By the time this goes up here, this will hardly be in the category of really new "news", as it was already widely discussed and analyzed on the very day that it occurred. The story, of course, is that Judge Antonin Scalia has died at age 79.
I've posted a lot about the Supreme Court and the fact that the system we have would create in the very near future an opening on the Court that would be of huge significance, so the analysis being done today is something I've already touched upon. Suffice it to say, however, while no man controls the date of his passing, the passing of Justice Scalia couldn't come at a time that would have more impact. Or, perhaps, make the impact of Presidential elections more obvious. Some far left Liberals are frankly almost gloating about this death, which is unseemly to say the least, but his death, like his life, may have more of a Conservative impact than those gloaters may think.
First, the man. Scalia was, by all who would evaluate him objectively, a massive intellect. In recent years Scalia stood out with his political opposite Ruth Bader Ginsberg in those regards. Not every Justice can have that claimed and almost none can have it claimed to the extent it was true about Scalia. It was impossible to ignore him as the force of his logic and opinion were simply too great to to do so..
Appointed by Ronald Reagan, Scalia was only older than the other surviving Reagen appointee, the disappointing Anthony Kennedy. He was not the oldest Justice at the time of his death, that being Ruth Bader Ginsberg. For some time I've been expecting either Ginsberg or Scalia to pass on, simply based on their appearance, which did not look good to me. That may sound morbid, but it's realistic. Kennedy appears much healthier. But, any way this is looked at, at the age that four, now three, of the Justices have been, death has been something that's been in the Court chambers every day. During the next President's term, whomever that is, there will be at least one more Justice to replace in this manner, if not three. This fact alone, evident seemingly to all, has made me wonder why Ruth Bader Ginsberg did not resign last year, thereby making it semi assured that President Obama would pick her successor rather than potentially a Republican President next term.
That gets ahead, I suppose, of the story a bit.
Scalia was born in 1936 in Trenton New Jersey. His father was from Sicily and his mother was an American whose parents had immigrated from Italy. At the time of his birth his father, who would go on to be a professor of Romance languages, was a graduate student. His mother was an elementary school student. He attended a public grade school and a Jesuit high school before going on to Georgetown University and then Harvard Law School.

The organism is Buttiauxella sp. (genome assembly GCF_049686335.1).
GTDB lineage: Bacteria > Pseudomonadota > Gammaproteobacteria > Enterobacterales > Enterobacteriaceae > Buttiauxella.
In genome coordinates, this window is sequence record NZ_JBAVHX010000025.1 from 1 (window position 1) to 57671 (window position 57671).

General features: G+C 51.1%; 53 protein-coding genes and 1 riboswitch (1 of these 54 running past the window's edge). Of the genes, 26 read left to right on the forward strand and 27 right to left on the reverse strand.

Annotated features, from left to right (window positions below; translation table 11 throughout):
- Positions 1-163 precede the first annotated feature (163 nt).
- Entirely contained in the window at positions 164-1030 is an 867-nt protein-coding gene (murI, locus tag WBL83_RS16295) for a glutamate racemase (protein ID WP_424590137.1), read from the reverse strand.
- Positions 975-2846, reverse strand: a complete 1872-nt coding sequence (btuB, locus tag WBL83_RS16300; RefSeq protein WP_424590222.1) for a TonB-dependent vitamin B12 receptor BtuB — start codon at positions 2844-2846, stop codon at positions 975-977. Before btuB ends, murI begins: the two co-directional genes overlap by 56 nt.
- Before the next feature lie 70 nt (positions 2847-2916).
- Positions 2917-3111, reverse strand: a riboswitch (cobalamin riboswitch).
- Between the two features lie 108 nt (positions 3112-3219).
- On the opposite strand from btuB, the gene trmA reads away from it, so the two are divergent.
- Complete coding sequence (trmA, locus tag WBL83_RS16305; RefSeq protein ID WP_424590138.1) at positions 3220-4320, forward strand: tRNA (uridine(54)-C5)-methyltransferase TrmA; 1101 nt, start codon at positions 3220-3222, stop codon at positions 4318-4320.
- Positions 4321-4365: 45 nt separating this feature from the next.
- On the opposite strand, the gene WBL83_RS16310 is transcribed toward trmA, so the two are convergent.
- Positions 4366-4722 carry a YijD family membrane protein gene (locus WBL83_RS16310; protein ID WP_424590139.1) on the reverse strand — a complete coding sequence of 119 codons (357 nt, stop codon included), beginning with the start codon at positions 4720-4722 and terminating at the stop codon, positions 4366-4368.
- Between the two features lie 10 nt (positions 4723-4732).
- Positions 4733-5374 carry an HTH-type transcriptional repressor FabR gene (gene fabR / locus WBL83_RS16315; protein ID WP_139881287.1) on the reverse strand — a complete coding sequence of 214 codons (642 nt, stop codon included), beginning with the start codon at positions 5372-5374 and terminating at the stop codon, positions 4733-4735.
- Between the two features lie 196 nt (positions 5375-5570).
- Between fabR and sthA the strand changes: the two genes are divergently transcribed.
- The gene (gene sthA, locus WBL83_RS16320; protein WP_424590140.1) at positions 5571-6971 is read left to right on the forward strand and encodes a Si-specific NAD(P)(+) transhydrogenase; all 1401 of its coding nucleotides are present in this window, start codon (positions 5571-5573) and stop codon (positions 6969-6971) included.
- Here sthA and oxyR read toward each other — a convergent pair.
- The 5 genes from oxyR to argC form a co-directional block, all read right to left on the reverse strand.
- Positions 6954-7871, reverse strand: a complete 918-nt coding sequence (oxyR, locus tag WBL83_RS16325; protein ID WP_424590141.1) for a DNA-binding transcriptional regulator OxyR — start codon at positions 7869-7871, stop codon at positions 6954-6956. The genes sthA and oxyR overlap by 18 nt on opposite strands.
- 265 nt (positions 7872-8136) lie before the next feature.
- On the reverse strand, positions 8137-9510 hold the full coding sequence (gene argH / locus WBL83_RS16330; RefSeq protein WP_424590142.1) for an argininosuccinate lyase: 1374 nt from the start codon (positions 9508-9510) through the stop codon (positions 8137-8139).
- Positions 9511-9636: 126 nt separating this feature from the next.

As a lawyer, he only practiced for six years before moving on to a teaching position at the University of Virginia. In 1971 he began a series of posts with the then Administration which he retained until appointed to the D.C. Circuit Court of Appeals in 1982. He was appointed to the United States Supreme Court on September 17, 1986. He was the longest sitting justice at the time of his death.
Scalia's career, quite frankly, defines much of what I have criticized about the United States Supreme Court. He practiced in the real world very little, and was yet one of the many Ivy League graduates to be appointed to the bench. And, of course, he occupied the position for eons, leaving it only through death. But I'll concede that Scalia's intellect argues against my position. He was a giant.
One of the justices whose opinions were consistently well thought out and frankly brilliant, it won't be easily possible to replace him. And his death occurs at a time when American politics have descended into an increasingly extreme stage, epitomized by a very odd Presidential race, while the Court has been consistently split between four conservatives and four liberals with Justice Kennedy in the middle. His death means we now have a more or less liberal court with a swing vote that is problematic. So, this court will swing between deadlocked and liberal at least until the next appointee makes it something else.
The appointment of that Justice is of massive importance. President Obama will nominate somebody, but of course he well knows that there is little chance that nominee shall be approved (but not no chance whatsoever). Given that, it will be interesting to see who he chooses for a position that can probably not be obtained, at least right away. And now, who will fill this vacated bench, will become an issue in this campaign.
Who fills the Supreme Court seats should in fact always be an issue, and perhaps in this fashion Justice Scalia serves us one more time. Grant that it should be somebody of such equal intellect.